Kaila Mussell, First Woman to Compete in Men’s Rodeo Since 1941

Kaila ridingWelcome to my guest, Kaila Mussell, a saddle-bronc-riding cowgirl from Chilliwack BC. Kaila is the first and only woman since the 1940s to qualify to compete with men in the Professional Rodeo Cowboys Association.

Kaila, tell me how you got involved in riding rough stock?

Grew up on a farm, mainly horses, some cows, dogs etc.  Started off as a barrel racer, steer rider, professional trick rider and then saddle bronc riding. My dad was a saddle bronc rider and bull rider and my mom was a rodeo queen.  My oldest brother CEJ rode saddle broncs and steer wrestled and my younger sister Filene barrel raced and rode steers as well.

How did you earn enough points to  compete with the men in the PRCA?

To fill your pro card (to become a full-card professional) you have to win $1,000 while competing in PRCA approved rodeos. Generally you can enter the smaller money-added rodeos, but you can’t qualify for large big-money added rodeos, or if you can, they draw amongst those who have their PERMIT…you can buy a permit to enter rodeos, once you win the money you have the option of buying your full pro card.

Are there any other women who are getting close?

There is a female bull rider who has won some money but hasn’t filled her pro card

Why do you do it?

Challenge, adrenaline rush, danger, love of the sport – the feeling of being in sync with a bucking horse.

Can you describe the feeling of being on the back of a thrashing, sunfishing bronc who only wants to shed its unwelcome burden?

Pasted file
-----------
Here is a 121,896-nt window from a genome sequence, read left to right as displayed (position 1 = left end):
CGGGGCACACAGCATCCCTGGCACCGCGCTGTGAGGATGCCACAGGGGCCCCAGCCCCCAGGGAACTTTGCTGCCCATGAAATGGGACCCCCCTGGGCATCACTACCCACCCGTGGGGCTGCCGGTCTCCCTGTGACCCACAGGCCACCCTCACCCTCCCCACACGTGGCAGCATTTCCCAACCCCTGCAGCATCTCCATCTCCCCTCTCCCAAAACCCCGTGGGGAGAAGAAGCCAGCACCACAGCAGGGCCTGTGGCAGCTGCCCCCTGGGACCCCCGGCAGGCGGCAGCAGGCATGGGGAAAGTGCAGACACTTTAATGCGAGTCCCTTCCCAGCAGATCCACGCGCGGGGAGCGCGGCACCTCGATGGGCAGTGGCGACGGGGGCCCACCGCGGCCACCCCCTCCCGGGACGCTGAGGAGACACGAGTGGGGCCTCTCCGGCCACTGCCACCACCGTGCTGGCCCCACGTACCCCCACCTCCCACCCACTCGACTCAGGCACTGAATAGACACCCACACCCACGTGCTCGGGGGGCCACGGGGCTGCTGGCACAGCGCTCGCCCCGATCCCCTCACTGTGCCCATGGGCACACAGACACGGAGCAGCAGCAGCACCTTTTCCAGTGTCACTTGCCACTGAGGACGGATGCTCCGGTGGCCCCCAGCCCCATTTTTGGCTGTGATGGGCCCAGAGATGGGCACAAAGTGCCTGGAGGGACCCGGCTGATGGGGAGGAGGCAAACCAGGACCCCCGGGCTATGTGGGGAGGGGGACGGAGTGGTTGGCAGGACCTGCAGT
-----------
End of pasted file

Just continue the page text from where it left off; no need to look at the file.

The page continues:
Thrilling, powerful, connected, reactive, instinctive.

What’s your definition of danger?

Whatever gets your heart racing and seems scary.

What do you feel like when you know you’ve made a successful ride?

Happy, excited, successful, energetic, positive, confident, empowered.

Have you run into any stigma or prejudice against a woman doing a “man’s” extreme sport?

Some, as to be expected but it’s all in your attitude. Doing what I do, if you go after it for the same reasons, put in an honest effort and are serious about what you do, I find for the most part males are relatively accepting, especially the younger generations.

How did your family feel when you decided this was your career?

I wouldn’t consider saddle bronc riding a career. It definitely doesn’t pay my bills. I’d call it a passion, an expensive hobby. My family overall has been pretty supportive but they also have been involved in rodeo so that definitely helps. They support me in what I do.

How many broken bones, injuries etc. have you had?

Lots, broke left collar bone, right collar bone twice, separated right shoulder, dislocated left shoulder twice, two surgeries on left shoulder, one surgery on right, Kaila headshotboth knees, ACL surgeries, broken right wrist.

What keeps you going?

Drawn to the support, invested a lot of time, energy, passionate about the sport, love what I do.